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By uczcwtu, on 7 February 2018

Ah, bookstagram – one of the best places on the Internet where book lovers can congregate and show off their newest purchases. However, sometimes it can be a bit discouraging when you follow loads of beautiful accounts, and you just aren’t getting the same number of followers and comments as them!

So, here are some tips for making your bookstagram the best it can be!

1. Props – Whether that be flowers, candles, bookmarks, or Funko pops, people go nuts for photographs with props. There’s something about that cosy clutter that really works with books, especially if the props are somehow related to the book that is being photographed. Related to that, food and drink (often tea) can be used as a prop as well!

2. Lighting – the best time to take photographs of books is during the

day, particularly when it is sunny and bright. This makes it a bit difficult in the winter, but what I do is take all of my photographs on the weekend.

3. Pick a theme/filter and stick to it – this what the proper professional bookstagrammers do – so there’s no reason why you can’t do it too! Alternatively, pick a prop or a background that will feature in all of your photographs. That’ll give them that streamlined look too.

4. Background – you can take the best picture in the world, but if it has your bedroom clutter in the background, it’s going to be let down. Some easy backgrounds are bedspreads, other books, and white poster board.

5. Practice makes perfect – unless you’re a photography goddess, there’s no way you’re going to be able to nail it the first time around. So just play around with your photos!

6. Finally, don’t worry about it – ultimately this is a way to have fun with your books, and to show the world what you’re reading! So don’t worry about followers and comments, but rather just enjoy it.

Come follow me @whatthelog!

The Jhalak Prize

By uczcwtu, on 31 January 2018

The second annual Jhalak Prize is upon us! The Jhalak Prize was founded in 2017, and celebrates the best books by British and British resident BAME writers, and awards one writer £1000. The first book to win the Jhalak Prize was Jacob Ross’ The Bone Readers.

Started by authors Sunny Singh and Nikesh Shukla and Media Diversified, with support from The Authors’ Club and a prize donated by an anonymous benefactor, the prize exists to celebrate the achievements of British writers of colour.

Excitingly, the 2018 longlist has recently been announced! It includes:

John Agard, Come All You Little Persons (Faber)

Nadeem Aslam, The Golden Legend (Faber)

Jeffrey Boakye, Hold Tight: Black Masculinity, Millennials and the Meaning of Grime (Influx Press)

Sita Brahmachari, Worry Angels (Barrington Stoke)

Kayo Chongonyi, Kumakanda (Chatto & Windus)

Yrsa Daley-Ward, Bone (Penguin)

Reni Eddo-Lodge, Why I ‘m No Longer Talking to White People About Race (Bloomsbury Circus)

Xialou Guo, Once Upon a Time in the East (Chatto & Windus)

Meena Kandasamy, When I Hit You: Or, A Portrait of the Writer as a Young Wife (Atlantic Books)

Kiran Millwood Hargrave, The Island at the End of Everything (Chicken House)

Leone Ross, Come Let Us Sing Anyway (Peepal Tree Press)

Preti Taneja, We That Are Young (Galley Beggar Press)

This longlist was chosen by the all-female judging panel, which includes writer Sunny Singh, YA author Catherine Johnson, novelist Tanya Byrne, writer and performer Vera Chok and travel writer and journalist Noo Saro-Wiwa.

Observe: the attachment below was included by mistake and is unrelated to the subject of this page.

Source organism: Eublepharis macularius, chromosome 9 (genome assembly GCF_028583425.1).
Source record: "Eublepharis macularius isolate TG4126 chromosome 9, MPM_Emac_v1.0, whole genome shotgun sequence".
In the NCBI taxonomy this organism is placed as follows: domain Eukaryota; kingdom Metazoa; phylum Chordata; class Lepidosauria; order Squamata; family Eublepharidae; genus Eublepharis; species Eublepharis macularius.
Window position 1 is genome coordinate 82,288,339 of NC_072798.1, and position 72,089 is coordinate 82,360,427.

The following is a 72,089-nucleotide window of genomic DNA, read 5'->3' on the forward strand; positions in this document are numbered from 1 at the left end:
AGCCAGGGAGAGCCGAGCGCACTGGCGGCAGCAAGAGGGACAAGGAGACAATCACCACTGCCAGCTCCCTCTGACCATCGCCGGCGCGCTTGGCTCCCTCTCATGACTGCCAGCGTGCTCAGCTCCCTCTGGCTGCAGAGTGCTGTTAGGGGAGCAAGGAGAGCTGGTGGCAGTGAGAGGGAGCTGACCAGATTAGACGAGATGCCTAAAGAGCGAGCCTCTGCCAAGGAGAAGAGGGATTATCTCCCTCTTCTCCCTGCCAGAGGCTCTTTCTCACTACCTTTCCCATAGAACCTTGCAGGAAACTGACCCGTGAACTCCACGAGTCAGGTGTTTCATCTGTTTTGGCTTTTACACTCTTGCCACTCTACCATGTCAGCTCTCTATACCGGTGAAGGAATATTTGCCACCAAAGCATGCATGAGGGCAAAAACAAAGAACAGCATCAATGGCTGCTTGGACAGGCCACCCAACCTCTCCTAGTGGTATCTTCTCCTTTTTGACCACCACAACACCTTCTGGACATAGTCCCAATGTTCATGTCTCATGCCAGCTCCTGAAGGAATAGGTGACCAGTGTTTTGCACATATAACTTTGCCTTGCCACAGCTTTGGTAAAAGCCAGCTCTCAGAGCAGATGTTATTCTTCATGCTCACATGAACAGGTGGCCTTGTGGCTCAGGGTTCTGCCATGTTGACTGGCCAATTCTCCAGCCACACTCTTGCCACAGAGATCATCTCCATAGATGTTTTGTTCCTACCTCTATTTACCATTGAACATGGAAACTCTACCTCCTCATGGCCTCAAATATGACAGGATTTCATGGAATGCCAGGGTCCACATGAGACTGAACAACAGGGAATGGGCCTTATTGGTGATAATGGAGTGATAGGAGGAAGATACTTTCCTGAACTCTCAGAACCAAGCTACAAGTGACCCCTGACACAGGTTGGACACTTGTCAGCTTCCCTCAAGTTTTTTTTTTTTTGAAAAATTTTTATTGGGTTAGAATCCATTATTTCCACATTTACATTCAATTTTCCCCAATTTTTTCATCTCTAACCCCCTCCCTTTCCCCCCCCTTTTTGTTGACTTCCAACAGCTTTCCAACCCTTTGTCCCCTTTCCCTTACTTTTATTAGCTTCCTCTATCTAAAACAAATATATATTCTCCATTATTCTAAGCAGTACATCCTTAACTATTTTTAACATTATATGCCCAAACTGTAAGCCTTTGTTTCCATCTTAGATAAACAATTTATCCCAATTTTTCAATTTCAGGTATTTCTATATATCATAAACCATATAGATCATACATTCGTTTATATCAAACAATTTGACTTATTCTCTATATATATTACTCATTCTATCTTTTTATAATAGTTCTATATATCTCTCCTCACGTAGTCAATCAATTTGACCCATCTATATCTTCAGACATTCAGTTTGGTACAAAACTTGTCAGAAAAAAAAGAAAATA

Judge Vera Chok spoke about the prize: “An incredible thing about the Jhalak Prize is that it’s open across genres. I’ve been especially delighted to discover writers of colour beyond literary fiction and memoir, making their mark in the fields of non-fiction, children’s writing, and experimental forms.”

The shortlist will be announced on the 20th of February, and the winner will be announced on the 15th March 2018.

What’s Coming Up: February and Beyond!

By uczcwtu, on 25 January 2018

There are lots of events going on in the next few months – here’s just a couple of gems that we discovered!

29 JAN 2018: SYP AGM
The SYP meets every year in January in the beautiful Stationers’ Hall to say goodbye to old SYP UK and London committees and welcome in new. There will be a recap of the whole SYP year from different committee members, followed by our panel. To delve more into the creation and popularity of audiobooks, the impact of podcasts on our industry, and what might be next, we’ll be joined by Miles Stevens-Hoare of RB Media, the company behind audiobooks.com, and the team from the amazing Mostly Lit podcast.

8 FEB 2018: Bitch Lit
Bitch Lit is a monthly book club devoted to new feminist writing and cult classics by women. Join us for endless wine, cheese and irreverent, fun discussion led by literary critic Lucy Scholes and Gower Street’s Elizabeth Morris. On February 8th we will be discussing Diana Athill’s Stet: An Editors Life.

9 FEB 2018 – 11 FEB 2018: London Bookshop Crawl
Now in its’ third year it aims to bring booklovers together in a joyful celebration of all things bookish and give some much needed support to (mainly independent) bookshops in the otherwise fairly grim retail month of February. Over the course of the weekend we encourage you to visit as many bookshops as possible, post about how great they are on social media (using #LondonBookshopCrawl), buy some books and grab some of the amazing freebies and discounts on offer and meet some new bookish friends.

15 FEB 2018: The Hogwarts Curriculum Lectures: Divination with Marc Salem
A look at how we deduce, or divine, meaning from non-verbal signs with Marc Salem, performer, mind reader and expert in non-verbal communication. This event is aimed at an adult audience, although children are welcome to attend.

20 FEB 2018: Laura Bates – Misogynation: The True Scale of Sexism
Feminist, activist and bestselling author Laura Bates joins us to once again shine a light on the gender inequality lurking in the shadows of our society with her new collections of essays. At this exclusive London event Laura will be discussing her work with the freelance journalist and contributing editor at The Pool, Marisa Bate, followed by a signing of her books.

1 MARCH 2018: World Book Day
World Book Day is a celebration! It’s a celebration of authors, illustrators, books and (most importantly) it’s a celebration of reading. In fact, it’s the biggest celebration of its kind, designated by UNESCO as a worldwide celebration of books and reading, and marked in over 100 countries all over the world.

7 MARCH 2018 – 11 MARCH 2018: Women of the World 2018
WOW – Women of the World festival celebrates women and girls, and looks at the obstacles that stop them from achieving their potential. This will include talks by Sandi Toksvig, the women behind the Black Lives Matter movement and a drag king performance of the story of Joan of Arc.